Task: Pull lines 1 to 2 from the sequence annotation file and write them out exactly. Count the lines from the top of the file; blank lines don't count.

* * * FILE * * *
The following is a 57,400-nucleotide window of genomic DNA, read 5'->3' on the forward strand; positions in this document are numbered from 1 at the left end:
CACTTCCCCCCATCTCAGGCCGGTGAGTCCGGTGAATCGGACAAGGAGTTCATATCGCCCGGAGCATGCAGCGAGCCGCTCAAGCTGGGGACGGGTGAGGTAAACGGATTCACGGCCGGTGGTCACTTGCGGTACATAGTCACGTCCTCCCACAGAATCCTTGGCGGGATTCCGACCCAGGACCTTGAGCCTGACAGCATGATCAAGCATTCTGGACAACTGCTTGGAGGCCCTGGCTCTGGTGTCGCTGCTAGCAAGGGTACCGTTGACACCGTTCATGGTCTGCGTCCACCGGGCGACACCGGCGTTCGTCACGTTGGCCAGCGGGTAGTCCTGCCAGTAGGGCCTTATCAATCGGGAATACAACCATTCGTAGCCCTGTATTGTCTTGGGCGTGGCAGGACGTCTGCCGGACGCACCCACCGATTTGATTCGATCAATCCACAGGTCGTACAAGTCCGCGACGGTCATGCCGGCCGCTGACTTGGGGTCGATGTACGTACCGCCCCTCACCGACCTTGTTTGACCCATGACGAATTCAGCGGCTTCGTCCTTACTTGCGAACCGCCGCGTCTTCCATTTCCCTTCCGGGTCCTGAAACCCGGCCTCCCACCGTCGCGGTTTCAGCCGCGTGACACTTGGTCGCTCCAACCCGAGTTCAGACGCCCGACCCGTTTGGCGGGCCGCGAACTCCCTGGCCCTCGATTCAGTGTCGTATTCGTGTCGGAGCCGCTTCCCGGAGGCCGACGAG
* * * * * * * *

The following is a 57,400-nucleotide window of genomic DNA, read 5'->3' on the forward strand; positions in this document are numbered from 1 at the left end:
CACTTCCCCCCATCTCAGGCCGGTGAGTCCGGTGAATCGGACAAGGAGTTCATATCGCCCGGAGCATGCAGCGAGCCGCTCAAGCTGGGGACGGGTGAGGTAAACGGATTCACGGCCGGTGGTCACTTGCGGTACATAGTCACGTCCTCCCACAGAATCCTTGGCGGGATTCCGACCCAGGACCTTGAGCCTGACAGCATGATCAAGCATTCTGGACAACTGCTTGGAGGCCCTGGCTCTGGTGTCGCTGCTAGCAAGGGTACCGTTGACACCGTTCATGGTCTGCGTCCACCGGGCGACACCGGCGTTCGTCACGTTGGCCAGCGGGTAGTCCTGCCAGTAGGGCCTTATCAATCGGGAATACAACCATTCGTAGCCCTGTATTGTCTTGGGCGTGGCAGGACGTCTGCCGGACGCACCCACCGATTTGATTCGATCAATCCACAGGTCGTACAAGTCCGCGACGGTCATGCCGGCCGCTGACTTGGGGTCGATGTACGTACCGCCCCTCACCGACCTTGTTTGACCCATGACGAATTCAGCGGCTTCGTCCTTACTTGCGAACCGCCGCGTCTTCCATTTCCCTTCCGGGTCCTGAAACCCGGCCTCCCACCGTCGCGGTTTCAGCCGCGTGACACTTGGTCGCTCCAACCCGAGTTCAGACGCCCGACCCGTTTGGCGGGCCGCGAACTCCCTGGCCCTCGATTCAGTGTCGTATTCGTGTCGGAGCCGCTTCCCGGAGGCCGACGAG